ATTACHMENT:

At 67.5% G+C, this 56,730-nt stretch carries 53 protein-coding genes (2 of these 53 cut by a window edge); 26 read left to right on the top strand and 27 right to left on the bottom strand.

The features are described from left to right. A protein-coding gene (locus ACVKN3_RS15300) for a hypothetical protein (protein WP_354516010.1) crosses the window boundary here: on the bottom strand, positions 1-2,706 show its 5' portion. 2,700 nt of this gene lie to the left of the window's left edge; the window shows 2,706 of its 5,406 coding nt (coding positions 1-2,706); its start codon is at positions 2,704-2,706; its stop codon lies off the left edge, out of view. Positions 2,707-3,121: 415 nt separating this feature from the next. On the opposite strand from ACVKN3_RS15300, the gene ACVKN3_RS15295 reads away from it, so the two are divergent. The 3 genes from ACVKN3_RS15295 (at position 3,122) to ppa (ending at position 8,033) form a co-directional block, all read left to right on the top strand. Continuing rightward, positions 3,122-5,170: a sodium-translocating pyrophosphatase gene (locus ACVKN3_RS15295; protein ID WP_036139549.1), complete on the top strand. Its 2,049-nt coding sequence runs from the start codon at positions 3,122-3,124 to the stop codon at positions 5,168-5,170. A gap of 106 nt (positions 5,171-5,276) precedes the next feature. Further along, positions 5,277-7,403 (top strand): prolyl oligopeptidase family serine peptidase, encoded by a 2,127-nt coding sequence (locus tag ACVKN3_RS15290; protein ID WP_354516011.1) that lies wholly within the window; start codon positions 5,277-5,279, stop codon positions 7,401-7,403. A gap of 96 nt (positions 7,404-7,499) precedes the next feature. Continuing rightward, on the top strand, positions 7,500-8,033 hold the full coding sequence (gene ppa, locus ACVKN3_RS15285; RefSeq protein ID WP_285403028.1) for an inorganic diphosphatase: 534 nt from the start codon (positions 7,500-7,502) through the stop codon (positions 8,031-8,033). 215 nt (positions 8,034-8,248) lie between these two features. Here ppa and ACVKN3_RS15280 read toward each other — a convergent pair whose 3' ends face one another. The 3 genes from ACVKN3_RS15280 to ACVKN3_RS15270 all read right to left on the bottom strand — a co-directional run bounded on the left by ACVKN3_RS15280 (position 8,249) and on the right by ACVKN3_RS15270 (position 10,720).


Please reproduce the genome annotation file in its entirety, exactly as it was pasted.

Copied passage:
At 67.5% G+C, this 56,730-nt stretch carries 53 protein-coding genes (2 of these 53 cut by a window edge); 26 read left to right on the top strand and 27 right to left on the bottom strand.

The features are described from left to right. A protein-coding gene (locus ACVKN3_RS15300) for a hypothetical protein (protein WP_354516010.1) crosses the window boundary here: on the bottom strand, positions 1-2,706 show its 5' portion. 2,700 nt of this gene lie to the left of the window's left edge; the window shows 2,706 of its 5,406 coding nt (coding positions 1-2,706); its start codon is at positions 2,704-2,706; its stop codon lies off the left edge, out of view. Positions 2,707-3,121: 415 nt separating this feature from the next. On the opposite strand from ACVKN3_RS15300, the gene ACVKN3_RS15295 reads away from it, so the two are divergent. The 3 genes from ACVKN3_RS15295 (at position 3,122) to ppa (ending at position 8,033) form a co-directional block, all read left to right on the top strand. Continuing rightward, positions 3,122-5,170: a sodium-translocating pyrophosphatase gene (locus ACVKN3_RS15295; protein ID WP_036139549.1), complete on the top strand. Its 2,049-nt coding sequence runs from the start codon at positions 3,122-3,124 to the stop codon at positions 5,168-5,170. A gap of 106 nt (positions 5,171-5,276) precedes the next feature. Further along, positions 5,277-7,403 (top strand): prolyl oligopeptidase family serine peptidase, encoded by a 2,127-nt coding sequence (locus tag ACVKN3_RS15290; protein ID WP_354516011.1) that lies wholly within the window; start codon positions 5,277-5,279, stop codon positions 7,401-7,403. A gap of 96 nt (positions 7,404-7,499) precedes the next feature. Continuing rightward, on the top strand, positions 7,500-8,033 hold the full coding sequence (gene ppa, locus ACVKN3_RS15285; RefSeq protein ID WP_285403028.1) for an inorganic diphosphatase: 534 nt from the start codon (positions 7,500-7,502) through the stop codon (positions 8,031-8,033). 215 nt (positions 8,034-8,248) lie between these two features. Here ppa and ACVKN3_RS15280 read toward each other — a convergent pair whose 3' ends face one another. The 3 genes from ACVKN3_RS15280 to ACVKN3_RS15270 all read right to left on the bottom strand — a co-directional run bounded on the left by ACVKN3_RS15280 (position 8,249) and on the right by ACVKN3_RS15270 (position 10,720).